bear attack spray

Of course, we survived the night without any additional bear sightings. A much bigger danger was the fact that the temperature got down into the low 30s, which we didn’t even realize until the morning when we discovered that our tent zipper was frozen shut.

The truth is, we probably shouldn’t have been camping in the backcountry since most of our previous experience was tent camping next to the car. But how can you pass up the opportunity to camp out in one of the most beautiful national parks in the country, with so much wildlife around? We couldn’t. You shouldn’t either. Just think twice before choosing backcountry unit #33.

Would you go backcountry camping in Denali National Park?

About Quirky Travel Guy

Scott Shetler is a Seattle-based freelance writer & fan of indie rock, road trips, ice cream, squirrels on power lines, runaway shopping carts, and six-way intersections. Looking for a hotel? I always recommend Booking.com where you can easily compare hotel rooms, prices, and availability. Some posts on this site contain affiliate links, which may earn me a commission (at no extra cost to you) if you make a purchase.

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12 Comments

  1. Scott, well I guess that what’s adventure is all about, you’ll never know what you gonna get. But seems like you made the most of it. Would love to go hiking to the Alaska backcountry myself. And thanks to you, now I know not to go to #33:)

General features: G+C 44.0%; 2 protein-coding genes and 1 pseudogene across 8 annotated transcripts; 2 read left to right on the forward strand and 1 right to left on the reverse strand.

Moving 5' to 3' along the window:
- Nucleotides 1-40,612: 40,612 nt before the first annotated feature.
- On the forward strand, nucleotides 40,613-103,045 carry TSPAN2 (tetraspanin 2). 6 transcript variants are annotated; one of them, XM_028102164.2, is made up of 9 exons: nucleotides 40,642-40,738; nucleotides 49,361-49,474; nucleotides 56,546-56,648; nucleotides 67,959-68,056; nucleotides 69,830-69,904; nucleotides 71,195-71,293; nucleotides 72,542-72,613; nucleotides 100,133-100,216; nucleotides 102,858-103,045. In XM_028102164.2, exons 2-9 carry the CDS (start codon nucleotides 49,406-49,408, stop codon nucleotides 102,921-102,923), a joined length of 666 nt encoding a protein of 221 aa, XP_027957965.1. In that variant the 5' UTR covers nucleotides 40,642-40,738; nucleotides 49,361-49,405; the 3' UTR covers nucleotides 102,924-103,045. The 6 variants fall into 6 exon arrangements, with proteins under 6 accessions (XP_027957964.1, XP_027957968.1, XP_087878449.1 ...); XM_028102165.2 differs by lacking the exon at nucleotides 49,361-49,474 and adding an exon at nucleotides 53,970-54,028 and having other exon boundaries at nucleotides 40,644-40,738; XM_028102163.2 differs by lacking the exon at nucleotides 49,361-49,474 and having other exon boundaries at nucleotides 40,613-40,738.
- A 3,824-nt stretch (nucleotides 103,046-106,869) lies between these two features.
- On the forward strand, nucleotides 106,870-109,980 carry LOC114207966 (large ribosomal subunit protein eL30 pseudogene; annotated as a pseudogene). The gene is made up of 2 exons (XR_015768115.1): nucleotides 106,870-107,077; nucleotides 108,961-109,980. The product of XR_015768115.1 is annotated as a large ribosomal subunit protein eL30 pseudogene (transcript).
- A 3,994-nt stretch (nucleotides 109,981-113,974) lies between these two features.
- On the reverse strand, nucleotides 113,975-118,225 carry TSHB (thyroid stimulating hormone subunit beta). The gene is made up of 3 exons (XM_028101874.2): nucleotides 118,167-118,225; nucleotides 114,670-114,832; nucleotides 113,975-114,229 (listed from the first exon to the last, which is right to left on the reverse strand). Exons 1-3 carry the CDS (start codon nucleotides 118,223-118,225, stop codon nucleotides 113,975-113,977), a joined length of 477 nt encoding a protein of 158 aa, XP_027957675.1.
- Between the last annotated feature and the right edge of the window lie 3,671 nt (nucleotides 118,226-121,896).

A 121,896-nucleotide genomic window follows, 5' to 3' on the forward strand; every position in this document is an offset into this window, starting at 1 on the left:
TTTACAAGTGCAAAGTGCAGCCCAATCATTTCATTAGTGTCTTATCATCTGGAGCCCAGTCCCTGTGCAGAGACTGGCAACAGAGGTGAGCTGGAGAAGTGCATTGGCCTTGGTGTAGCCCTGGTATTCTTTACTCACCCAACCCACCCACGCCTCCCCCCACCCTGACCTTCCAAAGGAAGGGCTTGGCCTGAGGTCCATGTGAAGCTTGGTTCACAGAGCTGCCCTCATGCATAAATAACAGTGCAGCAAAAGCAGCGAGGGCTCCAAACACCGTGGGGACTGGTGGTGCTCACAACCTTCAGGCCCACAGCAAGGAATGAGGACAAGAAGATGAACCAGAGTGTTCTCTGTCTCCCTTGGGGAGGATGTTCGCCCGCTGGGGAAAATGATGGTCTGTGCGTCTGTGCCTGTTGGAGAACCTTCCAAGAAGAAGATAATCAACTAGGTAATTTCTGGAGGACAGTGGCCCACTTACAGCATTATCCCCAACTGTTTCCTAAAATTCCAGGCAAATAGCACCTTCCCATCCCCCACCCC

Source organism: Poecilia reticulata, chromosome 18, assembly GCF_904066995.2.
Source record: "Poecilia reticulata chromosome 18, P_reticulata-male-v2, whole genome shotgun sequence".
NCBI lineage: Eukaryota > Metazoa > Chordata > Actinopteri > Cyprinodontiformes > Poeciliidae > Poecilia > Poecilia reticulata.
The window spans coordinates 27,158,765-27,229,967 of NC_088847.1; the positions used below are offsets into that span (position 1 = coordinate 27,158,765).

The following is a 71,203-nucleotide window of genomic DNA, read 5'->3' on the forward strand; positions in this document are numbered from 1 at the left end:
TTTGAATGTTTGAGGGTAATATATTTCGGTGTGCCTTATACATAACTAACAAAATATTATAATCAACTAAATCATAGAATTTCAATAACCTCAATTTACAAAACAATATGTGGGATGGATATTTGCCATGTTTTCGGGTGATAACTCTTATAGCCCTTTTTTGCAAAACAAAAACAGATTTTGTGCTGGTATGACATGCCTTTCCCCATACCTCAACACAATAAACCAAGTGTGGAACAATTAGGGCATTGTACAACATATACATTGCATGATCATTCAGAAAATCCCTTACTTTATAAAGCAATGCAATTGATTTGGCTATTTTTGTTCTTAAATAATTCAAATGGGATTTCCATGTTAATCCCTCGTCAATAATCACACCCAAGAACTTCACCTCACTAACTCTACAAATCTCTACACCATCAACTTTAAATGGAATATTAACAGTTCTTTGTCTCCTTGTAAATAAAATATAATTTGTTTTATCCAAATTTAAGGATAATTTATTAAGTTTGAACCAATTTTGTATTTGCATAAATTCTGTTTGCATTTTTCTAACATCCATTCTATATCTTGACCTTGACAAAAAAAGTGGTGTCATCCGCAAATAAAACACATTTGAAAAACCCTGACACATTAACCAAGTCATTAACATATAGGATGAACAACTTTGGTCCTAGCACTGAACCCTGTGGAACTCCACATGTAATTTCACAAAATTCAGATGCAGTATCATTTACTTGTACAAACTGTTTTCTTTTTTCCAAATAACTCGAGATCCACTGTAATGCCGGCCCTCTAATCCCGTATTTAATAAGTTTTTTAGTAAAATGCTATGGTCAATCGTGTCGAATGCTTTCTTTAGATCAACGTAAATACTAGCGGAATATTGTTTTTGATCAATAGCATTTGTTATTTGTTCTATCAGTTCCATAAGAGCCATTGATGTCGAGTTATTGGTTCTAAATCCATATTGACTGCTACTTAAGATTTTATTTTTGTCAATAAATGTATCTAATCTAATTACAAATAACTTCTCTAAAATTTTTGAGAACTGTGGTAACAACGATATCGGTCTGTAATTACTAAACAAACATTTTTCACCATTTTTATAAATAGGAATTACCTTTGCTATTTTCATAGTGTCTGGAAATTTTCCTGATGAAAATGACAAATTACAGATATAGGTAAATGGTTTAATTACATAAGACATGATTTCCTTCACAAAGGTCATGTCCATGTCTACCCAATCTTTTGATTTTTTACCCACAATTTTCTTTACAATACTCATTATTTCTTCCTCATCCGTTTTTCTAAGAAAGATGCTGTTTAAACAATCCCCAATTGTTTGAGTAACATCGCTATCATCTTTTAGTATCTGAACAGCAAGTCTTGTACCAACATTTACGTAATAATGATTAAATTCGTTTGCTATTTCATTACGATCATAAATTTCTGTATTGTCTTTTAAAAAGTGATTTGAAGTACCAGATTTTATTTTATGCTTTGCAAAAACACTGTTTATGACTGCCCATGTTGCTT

2. I’m so relieved to know there’s such a thing as “Bear Attack Deterrent”…!

    and, as far as hiking standards are concerned, I think your outfit was totally glam 🙂

  3. What a story! What adventure you had, in spite of you not finding your ideal spot in the form of an amazing lake with green meadows and views… Still the whole experience is such a joy to read or even to imagine!
    Wish you a happy weekend Scott:)

    1. It was fun even though the terrain was not exactly what we expected. Sometimes rolling with the unexpected twists and turns make it more memorable.

  4. Denali is pretty hostile territory. Spending the night worry that you are going to be attacked by a bear is no fun at all. Last summer in Glacier, a rock came crashing down the mountain by our tent while we were sleeping. I freaked out. As far as I was concerned, we were bear food. Not my proudest moment.

    Oh, and gurl, that outfit is fierce.

    1. Crashing rocks would be scary. I’m glad no bears attacked us, because I would not want my last moments alive to be spent in that outfit.

  5. I think I would have gotten up several times a night too in this case. Sounds creepy, even though bears are very, very adorable. You know, when they don’t want to eat you 🙂 Glad you and Felip made it out alive!